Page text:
—I see. You can see that attitude in the first A-train game too. And your later games all had very high system requirements for the time, which would also seem to derive from that policy. That reminds me, in the days before hard drives were commonplace, you released Lunatic Dawn, an RPG that required a hard drive…
Nagahama: Yeah—maybe we got a little ahead of ourselves there. (laughs)
—Do you have any advice for newcomers to the game industry?
Nagahama: My advice to all students now would be: have a clear vision of what you want to do, and pursue it vigorously. In the creative world, this kind of attitude is very important. If your inner focus and vision get compromised, you won’t create something good. On the other hand, you need to know what it is you want to do, and how to achieve it—if you put in the effort today, you will see it rewarded as mastery tomorrow.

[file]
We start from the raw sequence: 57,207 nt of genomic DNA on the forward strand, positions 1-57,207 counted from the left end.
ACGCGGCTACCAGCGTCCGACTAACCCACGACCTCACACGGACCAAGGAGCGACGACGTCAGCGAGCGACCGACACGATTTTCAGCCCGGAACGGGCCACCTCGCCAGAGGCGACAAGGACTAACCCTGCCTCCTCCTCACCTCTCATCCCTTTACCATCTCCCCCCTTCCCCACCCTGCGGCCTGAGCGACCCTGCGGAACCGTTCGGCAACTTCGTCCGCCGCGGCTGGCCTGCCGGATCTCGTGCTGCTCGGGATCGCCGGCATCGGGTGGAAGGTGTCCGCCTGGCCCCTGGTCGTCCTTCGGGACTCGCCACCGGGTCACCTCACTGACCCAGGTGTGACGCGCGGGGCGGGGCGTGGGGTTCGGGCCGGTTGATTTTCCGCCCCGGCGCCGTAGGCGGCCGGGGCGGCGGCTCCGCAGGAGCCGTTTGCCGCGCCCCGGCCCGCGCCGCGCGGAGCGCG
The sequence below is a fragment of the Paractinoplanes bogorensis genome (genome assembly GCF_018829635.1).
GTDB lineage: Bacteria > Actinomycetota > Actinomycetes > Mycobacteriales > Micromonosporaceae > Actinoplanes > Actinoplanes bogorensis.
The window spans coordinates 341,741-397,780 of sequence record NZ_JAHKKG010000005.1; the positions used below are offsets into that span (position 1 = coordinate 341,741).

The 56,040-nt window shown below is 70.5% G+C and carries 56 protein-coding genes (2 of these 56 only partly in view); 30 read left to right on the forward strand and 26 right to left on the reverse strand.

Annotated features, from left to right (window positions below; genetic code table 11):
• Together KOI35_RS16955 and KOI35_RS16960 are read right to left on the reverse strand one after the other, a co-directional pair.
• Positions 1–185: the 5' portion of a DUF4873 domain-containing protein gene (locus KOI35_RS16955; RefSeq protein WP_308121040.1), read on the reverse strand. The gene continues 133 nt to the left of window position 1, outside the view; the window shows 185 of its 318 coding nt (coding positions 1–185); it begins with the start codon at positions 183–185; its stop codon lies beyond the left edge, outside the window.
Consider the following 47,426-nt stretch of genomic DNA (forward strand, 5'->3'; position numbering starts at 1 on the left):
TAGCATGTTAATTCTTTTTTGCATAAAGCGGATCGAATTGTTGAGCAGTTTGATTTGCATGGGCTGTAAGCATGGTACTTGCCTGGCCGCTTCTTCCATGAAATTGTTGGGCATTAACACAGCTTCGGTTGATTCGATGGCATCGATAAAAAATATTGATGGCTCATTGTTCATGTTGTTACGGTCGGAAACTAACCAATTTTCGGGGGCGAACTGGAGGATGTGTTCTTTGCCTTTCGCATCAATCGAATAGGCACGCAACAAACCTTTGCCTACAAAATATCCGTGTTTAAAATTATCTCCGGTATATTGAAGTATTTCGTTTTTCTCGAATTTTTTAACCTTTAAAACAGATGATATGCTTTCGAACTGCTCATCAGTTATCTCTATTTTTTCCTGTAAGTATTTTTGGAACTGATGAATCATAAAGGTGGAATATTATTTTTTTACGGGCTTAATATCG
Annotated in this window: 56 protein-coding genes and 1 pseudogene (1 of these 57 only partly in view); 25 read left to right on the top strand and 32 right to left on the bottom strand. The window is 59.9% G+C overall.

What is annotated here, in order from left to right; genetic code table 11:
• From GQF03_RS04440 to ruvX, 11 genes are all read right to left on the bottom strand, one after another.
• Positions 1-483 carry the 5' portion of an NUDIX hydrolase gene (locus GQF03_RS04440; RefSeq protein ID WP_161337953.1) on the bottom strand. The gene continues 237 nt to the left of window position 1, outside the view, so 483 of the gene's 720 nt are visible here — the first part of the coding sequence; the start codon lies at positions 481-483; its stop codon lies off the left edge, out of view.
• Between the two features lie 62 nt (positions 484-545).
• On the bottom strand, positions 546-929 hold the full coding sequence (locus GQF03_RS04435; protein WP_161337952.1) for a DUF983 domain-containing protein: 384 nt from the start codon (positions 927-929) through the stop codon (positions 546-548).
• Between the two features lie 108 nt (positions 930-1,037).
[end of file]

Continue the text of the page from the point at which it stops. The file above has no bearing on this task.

From the outside the game industry looks glamorous, but the truth is it’s a very harsh industry to work in. You need both brains and physical endurance, and you must always be studying and adapting to the ever-changing hardware. On top of that, with the bad economy these days, it’s honestly a lot of work for little pay. If you don’t have that fire to see your dreams realized no matter what the cost, I wouldn’t recommend going into games.
—What you say is very true.
Nagahama: However, as I said above, we have the privilege to work with these amazing toys called “computers.” Even today, whether I’m working as a director or as a programmer, I still love game development. And since the hardware is always evolving, the possibilities feel endless. If you’re a young person who wants to have a creative job, I don’t think there’s any field more enticing than this.
Tatsuo Nagahama and Kouichi Kohara display A-Train 5 in 1998.
Artdink and Advertising – 1994 Developer Interview
with Kumi Yasukawa (PR Representative)